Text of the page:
Getting the Best Deal
The first thing you need to know about getting a reasonable rate in Costa Rica is that 50% or more of the cost may be hidden in mandatory fees or “insurance.” The situation has improved, but if you reserve a “sounds too good to be true” $9.95 a day rate on the internet you will end up paying more.
The second thing to know is that there are immense variations in rates both with time and between companies. We usually start 6-8 months in advance, make a reservation then check back in 2 or 3 months. If there’s a significantly better rate we make a new reservation and cancel the original one. Repeat in 2-3 months.
Third, rentals are significantly more expensive in Costa Rica than the crazy deals you’ll find in the U.S. (we just paid $12.95 a day for a full size from San Diego airport, seriously). If you’ve found a mid-sized SUV for around $50 a day, including everything, in high season, you can probably stop looking because you won’t do much better.
We’re usually renting for 5-15 weeks at a time so hunting for the best price is definitely worth our while. Our final cost (all in with all insurance etc.) for a 7 passenger Toyota Land Cruiser (Prado) for the month of January 2016 $1,433 or $334 per week. We had quotes as high as $6,347 along the way.
Frequently promotions, coupons, deals, airline points and other special offers do not apply in Costa Rica. Read the fine print.
We recommend and use Alamo (international corporate agency, good rates, new vehicles) and Vamos (local agency, good rates, excellent customer service, slightly older fleet). We’ve rented from nearly every agency in Costa Rica and these two are currently clearly the best.
Debit Cards Cost Double
Double might be an exaggeration in some cases but using a debit card instead of a credit card for the rental car deposit may cost significantly more.
Agencies that accept debit cards for deposits typically require you to purchase the maximum available damage waiver coverage policy ranging in price from $22 – $48 per day. The cost of this policy may exceed the cost of the rental and may be declined when using a credit card but not with a debit card.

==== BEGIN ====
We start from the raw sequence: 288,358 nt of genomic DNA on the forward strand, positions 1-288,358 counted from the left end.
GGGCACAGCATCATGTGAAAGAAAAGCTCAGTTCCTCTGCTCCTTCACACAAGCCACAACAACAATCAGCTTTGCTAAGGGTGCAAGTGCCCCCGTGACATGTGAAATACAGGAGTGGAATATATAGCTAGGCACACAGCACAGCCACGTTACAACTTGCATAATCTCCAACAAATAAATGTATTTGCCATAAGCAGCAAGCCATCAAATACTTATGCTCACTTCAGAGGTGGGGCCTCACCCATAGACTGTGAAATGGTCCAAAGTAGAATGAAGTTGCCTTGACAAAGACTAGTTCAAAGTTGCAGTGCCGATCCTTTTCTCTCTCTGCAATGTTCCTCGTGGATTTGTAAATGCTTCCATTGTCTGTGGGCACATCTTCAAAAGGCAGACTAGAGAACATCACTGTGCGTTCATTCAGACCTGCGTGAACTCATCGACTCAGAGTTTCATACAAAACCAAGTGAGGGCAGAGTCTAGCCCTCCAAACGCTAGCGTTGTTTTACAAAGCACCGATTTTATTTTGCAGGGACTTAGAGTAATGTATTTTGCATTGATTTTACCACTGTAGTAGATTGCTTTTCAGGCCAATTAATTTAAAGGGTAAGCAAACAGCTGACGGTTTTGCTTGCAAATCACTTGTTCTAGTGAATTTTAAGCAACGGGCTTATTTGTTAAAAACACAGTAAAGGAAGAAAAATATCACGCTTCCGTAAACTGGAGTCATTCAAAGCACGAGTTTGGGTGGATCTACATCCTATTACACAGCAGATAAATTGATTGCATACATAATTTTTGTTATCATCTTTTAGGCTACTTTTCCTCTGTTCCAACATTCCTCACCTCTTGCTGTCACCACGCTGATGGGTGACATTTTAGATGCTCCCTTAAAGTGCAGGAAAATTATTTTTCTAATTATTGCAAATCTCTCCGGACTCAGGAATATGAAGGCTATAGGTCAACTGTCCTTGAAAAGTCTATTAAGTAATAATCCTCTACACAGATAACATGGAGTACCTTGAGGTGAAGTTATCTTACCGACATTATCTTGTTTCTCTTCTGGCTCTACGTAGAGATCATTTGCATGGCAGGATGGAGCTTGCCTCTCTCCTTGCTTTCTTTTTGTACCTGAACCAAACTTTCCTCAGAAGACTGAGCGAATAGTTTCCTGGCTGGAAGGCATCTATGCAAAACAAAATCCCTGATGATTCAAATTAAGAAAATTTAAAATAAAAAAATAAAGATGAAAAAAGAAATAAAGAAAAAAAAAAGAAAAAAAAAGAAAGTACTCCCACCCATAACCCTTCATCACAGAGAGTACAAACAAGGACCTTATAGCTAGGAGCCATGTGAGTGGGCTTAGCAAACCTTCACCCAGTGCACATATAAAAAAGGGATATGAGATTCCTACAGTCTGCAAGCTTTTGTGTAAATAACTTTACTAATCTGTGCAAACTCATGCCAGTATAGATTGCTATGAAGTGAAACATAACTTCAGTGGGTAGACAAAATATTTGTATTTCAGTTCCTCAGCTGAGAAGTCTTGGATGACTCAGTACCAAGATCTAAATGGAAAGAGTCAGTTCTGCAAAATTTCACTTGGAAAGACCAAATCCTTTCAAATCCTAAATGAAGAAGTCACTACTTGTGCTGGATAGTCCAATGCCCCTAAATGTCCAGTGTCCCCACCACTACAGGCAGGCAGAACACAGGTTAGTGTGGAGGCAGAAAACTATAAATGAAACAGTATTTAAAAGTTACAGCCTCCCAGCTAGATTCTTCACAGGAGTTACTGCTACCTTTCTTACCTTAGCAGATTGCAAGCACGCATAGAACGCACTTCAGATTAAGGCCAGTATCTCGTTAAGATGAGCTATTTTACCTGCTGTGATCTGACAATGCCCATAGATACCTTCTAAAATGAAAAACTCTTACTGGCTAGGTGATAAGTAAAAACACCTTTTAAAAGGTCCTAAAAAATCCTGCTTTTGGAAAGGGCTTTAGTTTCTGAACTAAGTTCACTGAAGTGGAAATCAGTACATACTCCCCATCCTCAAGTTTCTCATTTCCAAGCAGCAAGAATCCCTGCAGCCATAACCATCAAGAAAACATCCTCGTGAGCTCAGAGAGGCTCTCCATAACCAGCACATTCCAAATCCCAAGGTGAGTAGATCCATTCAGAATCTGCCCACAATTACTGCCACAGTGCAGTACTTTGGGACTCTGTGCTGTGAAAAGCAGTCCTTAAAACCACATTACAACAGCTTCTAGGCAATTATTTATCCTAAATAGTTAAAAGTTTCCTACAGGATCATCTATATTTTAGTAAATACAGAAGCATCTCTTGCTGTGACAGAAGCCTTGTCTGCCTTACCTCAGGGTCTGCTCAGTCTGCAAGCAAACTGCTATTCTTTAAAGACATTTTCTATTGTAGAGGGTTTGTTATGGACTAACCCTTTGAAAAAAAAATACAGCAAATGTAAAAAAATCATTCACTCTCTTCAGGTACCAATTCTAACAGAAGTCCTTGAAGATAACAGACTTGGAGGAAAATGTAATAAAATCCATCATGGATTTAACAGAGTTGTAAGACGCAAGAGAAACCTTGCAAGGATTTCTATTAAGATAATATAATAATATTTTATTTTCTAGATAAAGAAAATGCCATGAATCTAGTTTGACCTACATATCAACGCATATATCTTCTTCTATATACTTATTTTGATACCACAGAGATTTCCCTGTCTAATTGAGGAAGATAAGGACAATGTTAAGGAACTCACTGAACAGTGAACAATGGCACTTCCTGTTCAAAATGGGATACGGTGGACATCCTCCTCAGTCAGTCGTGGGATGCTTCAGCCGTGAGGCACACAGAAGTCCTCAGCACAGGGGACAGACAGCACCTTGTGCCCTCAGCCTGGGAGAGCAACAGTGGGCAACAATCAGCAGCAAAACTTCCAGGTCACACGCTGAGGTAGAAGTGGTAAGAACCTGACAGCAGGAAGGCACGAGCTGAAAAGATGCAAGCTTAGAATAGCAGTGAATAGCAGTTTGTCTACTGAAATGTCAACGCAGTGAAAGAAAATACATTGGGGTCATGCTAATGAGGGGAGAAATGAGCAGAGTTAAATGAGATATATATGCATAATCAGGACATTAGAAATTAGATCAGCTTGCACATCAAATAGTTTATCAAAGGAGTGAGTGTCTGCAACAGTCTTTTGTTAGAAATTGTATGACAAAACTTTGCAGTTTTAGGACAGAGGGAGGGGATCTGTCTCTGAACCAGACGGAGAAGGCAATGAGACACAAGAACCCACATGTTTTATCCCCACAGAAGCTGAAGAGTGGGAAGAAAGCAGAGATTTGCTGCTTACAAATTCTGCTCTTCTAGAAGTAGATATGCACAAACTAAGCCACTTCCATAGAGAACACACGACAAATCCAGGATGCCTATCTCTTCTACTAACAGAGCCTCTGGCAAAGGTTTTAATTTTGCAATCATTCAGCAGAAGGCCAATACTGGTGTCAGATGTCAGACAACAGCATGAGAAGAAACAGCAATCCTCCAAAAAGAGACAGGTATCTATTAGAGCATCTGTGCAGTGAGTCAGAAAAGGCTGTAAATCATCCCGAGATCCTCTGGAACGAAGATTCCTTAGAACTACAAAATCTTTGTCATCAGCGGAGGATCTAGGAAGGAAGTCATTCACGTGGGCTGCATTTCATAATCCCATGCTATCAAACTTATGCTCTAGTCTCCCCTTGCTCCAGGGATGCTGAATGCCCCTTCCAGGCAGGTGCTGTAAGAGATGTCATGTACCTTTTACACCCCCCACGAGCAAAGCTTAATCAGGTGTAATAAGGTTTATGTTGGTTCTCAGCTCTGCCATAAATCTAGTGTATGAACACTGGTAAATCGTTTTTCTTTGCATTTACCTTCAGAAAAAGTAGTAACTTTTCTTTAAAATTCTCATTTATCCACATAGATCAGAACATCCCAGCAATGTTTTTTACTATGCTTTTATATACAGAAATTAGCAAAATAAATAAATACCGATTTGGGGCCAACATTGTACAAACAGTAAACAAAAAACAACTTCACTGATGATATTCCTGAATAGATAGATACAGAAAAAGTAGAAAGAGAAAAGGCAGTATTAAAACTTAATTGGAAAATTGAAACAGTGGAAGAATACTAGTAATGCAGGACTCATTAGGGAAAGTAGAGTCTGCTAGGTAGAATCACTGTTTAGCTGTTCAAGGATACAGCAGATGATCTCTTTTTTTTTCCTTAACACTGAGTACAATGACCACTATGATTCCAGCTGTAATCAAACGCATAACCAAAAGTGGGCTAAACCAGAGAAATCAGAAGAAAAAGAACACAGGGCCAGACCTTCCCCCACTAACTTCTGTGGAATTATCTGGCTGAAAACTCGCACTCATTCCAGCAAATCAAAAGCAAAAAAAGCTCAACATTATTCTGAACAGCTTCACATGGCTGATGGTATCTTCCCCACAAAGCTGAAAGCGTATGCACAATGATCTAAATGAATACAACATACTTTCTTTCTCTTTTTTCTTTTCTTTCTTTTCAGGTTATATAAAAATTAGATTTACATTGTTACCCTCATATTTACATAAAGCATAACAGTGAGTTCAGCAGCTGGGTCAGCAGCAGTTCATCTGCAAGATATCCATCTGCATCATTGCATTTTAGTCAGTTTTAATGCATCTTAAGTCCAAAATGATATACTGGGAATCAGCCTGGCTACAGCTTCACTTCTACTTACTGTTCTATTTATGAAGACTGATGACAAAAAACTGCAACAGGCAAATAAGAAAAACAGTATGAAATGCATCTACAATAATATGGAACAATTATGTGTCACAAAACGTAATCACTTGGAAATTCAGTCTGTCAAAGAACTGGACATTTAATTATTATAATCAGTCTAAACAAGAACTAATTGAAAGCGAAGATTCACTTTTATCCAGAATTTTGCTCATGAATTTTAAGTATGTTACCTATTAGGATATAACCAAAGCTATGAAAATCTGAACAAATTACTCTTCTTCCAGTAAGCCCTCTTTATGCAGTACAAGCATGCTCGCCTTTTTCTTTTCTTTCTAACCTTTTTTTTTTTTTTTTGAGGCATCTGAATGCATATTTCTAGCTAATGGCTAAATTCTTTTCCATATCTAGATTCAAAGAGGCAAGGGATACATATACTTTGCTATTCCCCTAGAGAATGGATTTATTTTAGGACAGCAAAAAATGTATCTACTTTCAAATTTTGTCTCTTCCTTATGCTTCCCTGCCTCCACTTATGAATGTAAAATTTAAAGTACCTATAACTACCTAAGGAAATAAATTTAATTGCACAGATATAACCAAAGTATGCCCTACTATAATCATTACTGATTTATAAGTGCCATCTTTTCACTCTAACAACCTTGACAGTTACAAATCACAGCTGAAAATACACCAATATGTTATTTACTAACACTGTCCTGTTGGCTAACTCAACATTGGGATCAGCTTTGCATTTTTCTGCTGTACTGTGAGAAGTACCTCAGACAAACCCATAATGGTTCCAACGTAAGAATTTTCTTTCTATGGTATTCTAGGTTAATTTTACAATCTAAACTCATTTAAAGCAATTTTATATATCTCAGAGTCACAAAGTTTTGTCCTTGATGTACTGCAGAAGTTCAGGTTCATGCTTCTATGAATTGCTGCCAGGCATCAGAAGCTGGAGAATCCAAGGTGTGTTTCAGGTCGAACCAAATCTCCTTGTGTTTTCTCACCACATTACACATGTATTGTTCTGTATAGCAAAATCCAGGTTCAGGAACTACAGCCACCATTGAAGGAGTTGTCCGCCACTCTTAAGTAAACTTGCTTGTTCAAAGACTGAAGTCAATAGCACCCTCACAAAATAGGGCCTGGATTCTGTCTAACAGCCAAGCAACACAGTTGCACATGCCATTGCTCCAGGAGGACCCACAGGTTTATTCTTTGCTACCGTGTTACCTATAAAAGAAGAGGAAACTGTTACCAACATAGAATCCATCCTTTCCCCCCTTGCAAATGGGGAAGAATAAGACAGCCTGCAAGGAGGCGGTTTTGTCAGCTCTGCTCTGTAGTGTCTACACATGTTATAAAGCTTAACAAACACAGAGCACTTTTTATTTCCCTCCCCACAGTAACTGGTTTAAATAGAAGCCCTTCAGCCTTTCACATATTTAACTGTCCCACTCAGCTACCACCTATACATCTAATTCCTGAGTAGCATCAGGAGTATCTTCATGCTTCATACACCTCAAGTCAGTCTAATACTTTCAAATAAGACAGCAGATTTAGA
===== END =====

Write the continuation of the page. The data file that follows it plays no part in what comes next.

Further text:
Some agencies do not accept debit card deposits under any circumstances. No agencies accept cash or traveler’s checks for deposits although some will accept them for payment.
Photo & Video Documentation
The soundtrack to the most boring vacation video ever might sound like “…oooh look, it’s our rental car…look here’s the front, now I’ll walk around back, here’s underneath, that’s the inside, and oh my what a nice luggage rack.” Boring that is unless you need it to dispute charges for pre-existing damages, scratches, dings or dents. It only takes a few seconds so why not.
…and a Few Other Tips
- U.S., Canadian and European drivers licenses are valid in Costa Rica and a current one is required to rent.
- Traffic tickets may be paid to the rental agency when you return your car (but not to the patrol officer…that’s a bribe). If you do not pay you will not be allowed through immigration when attempting to leave the country (seriously).
- You typically need at least $1,500 (plus the rental cost) available credit on a card to use it for rental and deposit.
- Most agencies have a minimum age of 25 for rentals.
- They do sometimes run out of cars (totally, everywhere) in high season. Reserve early or be willing to take the bus.
- Each extra driver costs $5-$15 per day. Spouses are not included for free as is typical in the U.S.
- Credit card insurance coverage is limited to 30 days so if you’re renting for longer than that you’ll have to arrange for multiple contracts of 30 days each.